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Metro-Land (1973)


Warning: screenonline full synopses contain 'spoilers' which give away key plot points. Don't read on if you don't want to know the ending!

Sir John Betjeman reminisces about 'Metro-Land', a concept marketed by London Transport between the first and second world wars to promote the use of the Metropolitan Line from Baker Street to Buckinghamshire. Footage from 1910 shows how different the landscape was prior to the purchase of the surrounding land for redevelopment as housing for City commuters.

Above Baker Street station, Betjeman dines at the Chilton Court Restaurant, the gateway between London and Metro-Land. He examines a brochure that shows what it looked like in 1913, and speculates on how wives from Pinner and Ruislip would sit there after a day's shopping, awaiting their husbands and listening to bands playing the thé-dansant prior to taking the train home.

Betjeman visits the remains of Marlborough Road station, overlooked by a house owned by the poet Thomas Hood. Now, the old booking hall is an Angus Steak House, though the suburb of St John's Wood remains. Betjeman visits the house of the Reverend John Hugh Smyth-Pigott, whose congregation declared him to be Christ, and marvels at its threatening and restless atmosphere, where someone always seems to be looking over one's shoulder.

Betjeman goes to Gladstone Park, the start of the Neasden Nature Trail. He talks to its founder Eric Sims, who says he intended to provide an opportunity for north Londoners to appreciate the beauty of nature in general and its bird population in particular. He says that he's seen 92 different species of bird within half a mile of his home.

Further up the line is what used to be an unimportant hamlet, Wembley. Betjeman pays tribute to the visionary Sir Edward Watkin, chairman of the Metropolitan Railway. Inspired by the Eiffel Tower, in 1890 he decided to commission a similar attraction in London, 150 feet higher. But it only got as far as the first stage, just above the trees, before the money ran out, and the site was dismantled in 1907 to make way for Wembley Stadium.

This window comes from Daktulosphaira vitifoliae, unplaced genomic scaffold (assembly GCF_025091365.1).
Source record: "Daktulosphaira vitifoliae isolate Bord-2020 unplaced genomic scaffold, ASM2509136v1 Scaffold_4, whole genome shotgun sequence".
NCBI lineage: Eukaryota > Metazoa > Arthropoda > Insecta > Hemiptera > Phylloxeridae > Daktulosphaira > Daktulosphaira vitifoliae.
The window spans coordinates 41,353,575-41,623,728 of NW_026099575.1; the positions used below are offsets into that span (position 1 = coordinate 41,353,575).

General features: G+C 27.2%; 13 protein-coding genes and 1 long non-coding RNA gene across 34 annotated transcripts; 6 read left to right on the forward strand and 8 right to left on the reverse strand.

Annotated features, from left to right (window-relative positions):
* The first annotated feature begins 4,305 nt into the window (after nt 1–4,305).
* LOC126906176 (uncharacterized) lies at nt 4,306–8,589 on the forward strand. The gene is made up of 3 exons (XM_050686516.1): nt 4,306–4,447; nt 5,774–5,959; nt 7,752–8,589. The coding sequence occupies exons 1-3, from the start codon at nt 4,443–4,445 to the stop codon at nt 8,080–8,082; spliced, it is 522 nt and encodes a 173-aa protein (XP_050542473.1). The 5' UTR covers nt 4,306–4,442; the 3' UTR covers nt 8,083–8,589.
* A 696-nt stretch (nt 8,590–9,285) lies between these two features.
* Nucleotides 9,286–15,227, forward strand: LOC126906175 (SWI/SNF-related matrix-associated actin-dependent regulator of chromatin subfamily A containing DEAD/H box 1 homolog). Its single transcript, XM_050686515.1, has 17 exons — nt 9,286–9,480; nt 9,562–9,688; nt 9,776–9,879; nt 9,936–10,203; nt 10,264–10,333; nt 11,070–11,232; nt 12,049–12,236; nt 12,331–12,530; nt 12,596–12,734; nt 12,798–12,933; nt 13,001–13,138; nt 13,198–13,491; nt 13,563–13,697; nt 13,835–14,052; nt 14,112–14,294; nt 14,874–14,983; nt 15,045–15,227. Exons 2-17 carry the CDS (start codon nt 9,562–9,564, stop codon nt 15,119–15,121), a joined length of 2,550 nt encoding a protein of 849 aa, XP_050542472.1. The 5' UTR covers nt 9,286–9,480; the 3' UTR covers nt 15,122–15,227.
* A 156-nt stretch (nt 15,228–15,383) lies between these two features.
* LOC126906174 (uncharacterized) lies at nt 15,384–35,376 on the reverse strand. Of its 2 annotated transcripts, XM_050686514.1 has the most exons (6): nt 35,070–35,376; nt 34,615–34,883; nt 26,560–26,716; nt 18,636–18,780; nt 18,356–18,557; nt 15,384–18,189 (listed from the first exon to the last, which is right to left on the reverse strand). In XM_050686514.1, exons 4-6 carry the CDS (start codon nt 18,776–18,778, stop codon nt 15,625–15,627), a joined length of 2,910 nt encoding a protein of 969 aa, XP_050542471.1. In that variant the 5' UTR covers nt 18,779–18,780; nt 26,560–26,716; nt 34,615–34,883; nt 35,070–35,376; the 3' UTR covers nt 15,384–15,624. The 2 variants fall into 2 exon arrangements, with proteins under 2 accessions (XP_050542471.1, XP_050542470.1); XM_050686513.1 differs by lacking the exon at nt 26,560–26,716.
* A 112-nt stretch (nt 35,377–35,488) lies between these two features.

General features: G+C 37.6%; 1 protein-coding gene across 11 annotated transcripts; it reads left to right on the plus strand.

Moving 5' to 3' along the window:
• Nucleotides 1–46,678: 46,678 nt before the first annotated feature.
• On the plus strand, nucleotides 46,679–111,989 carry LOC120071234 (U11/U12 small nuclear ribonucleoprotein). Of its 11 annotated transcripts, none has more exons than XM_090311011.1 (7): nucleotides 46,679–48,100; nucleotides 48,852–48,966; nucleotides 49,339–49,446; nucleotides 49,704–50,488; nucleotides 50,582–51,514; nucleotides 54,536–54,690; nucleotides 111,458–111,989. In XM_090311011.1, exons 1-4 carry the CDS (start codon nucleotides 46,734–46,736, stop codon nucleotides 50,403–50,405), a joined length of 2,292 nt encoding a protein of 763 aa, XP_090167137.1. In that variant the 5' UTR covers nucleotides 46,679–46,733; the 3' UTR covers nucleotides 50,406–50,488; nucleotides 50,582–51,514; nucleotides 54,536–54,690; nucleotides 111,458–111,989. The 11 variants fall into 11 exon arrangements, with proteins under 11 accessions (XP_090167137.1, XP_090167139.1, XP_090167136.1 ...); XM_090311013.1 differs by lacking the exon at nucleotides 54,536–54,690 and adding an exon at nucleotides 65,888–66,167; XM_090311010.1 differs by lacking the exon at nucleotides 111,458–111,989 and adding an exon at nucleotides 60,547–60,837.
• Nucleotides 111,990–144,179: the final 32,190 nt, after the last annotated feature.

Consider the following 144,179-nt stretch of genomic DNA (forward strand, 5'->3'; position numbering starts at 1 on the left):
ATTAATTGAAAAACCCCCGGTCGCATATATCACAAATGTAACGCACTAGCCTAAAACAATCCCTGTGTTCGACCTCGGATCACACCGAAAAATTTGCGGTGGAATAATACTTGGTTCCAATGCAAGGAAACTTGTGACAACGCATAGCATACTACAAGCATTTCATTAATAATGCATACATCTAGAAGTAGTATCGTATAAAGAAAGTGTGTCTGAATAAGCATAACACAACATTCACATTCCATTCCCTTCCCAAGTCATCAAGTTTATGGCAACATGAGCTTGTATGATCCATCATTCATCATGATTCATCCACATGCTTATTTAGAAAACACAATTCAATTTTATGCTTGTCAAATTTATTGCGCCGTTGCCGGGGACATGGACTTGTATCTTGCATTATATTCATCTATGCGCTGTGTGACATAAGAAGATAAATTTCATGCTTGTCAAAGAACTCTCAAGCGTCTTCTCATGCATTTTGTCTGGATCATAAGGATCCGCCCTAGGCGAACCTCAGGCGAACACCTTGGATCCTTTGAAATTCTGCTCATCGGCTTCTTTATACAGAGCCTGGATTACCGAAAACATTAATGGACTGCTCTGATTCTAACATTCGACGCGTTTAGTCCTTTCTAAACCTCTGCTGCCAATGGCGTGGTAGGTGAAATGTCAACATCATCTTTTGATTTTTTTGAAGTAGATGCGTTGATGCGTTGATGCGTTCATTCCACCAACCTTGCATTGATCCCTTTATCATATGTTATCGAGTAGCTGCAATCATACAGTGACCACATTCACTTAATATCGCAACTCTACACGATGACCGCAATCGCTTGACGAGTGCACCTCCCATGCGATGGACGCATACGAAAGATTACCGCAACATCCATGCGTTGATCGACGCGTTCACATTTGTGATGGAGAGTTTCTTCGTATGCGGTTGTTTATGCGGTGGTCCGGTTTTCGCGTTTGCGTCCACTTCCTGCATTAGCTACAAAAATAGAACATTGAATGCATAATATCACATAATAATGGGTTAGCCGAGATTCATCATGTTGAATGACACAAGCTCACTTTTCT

Betjeman also recalls Wembley's British Empire Exhibition of 1924, the Palace of Arts, its basilica displaying the best church art of the time, though today it's used to house pantomime props. The pleasure park was, Betjeman claims, the best thing about the exhibition. The remains of the various temples are still there, though derelict and decrepit, overlooking an empty warehouse site. But since then, a whole suburban commuter belt has sprung up, and Betjeman praises the individuality of the houses, the occasional outcrop of eccentric architecture, and the still extant impression of the countryside.

At the foot of Harrow Hill, Betjeman examines the local amenities and listens to the Harrow School song before explaining how commuters went about purchasing the local villa-style houses with their distinctive stained glass front windows. He visits Grim's Dyke in Harrow Weald, designed by Norman Shaw, where he finds a session of the women-only Byron Luncheon Club in progress. In the grounds, Betjeman reminisces about the death of W.S. Gilbert, who died of a heart attack in the pond when rescuing a woman from drowning.

Further north, the stations look more countrified: Pinner, with its traditional village fair, the now defunct Sandy Lodge, Moor Park in Rickmansworth, with its upmarket golf course and lavish clubhouse with Venetian trompe l'oeil ceilings.

The traditional Croxley Green revels involve marching bands and beauty contests. The newly crowned queen, Jenny Garwood, reads a eulogy to the region. Near Chorley Wood, Betjeman visits the architect Charles Voysey's house and admires its personalised decorations. By the river Chess, he muses on the lure of Metro-Land: its peace and quiet, before visiting Len Rawle's house to admire its reconstructed Mighty Wurlitzer organ, originally built for the Empire cinema in Leicester Square.

The present Metropolitan line ends at Amersham, where Betjeman visits High and Over, Amyas Connell's then groundbreaking Y-shaped concrete house, then the last word in modernist architecture. Betjeman then follows the original route, beyond Aylesbury to the now derelict Quainton Road and Verney Junction, the latter a planned gateway to the North that never came to fruition. But, given the beauty of the now overwhelmingly rural surroundings, Betjeman is ultimately relieved that it didn't.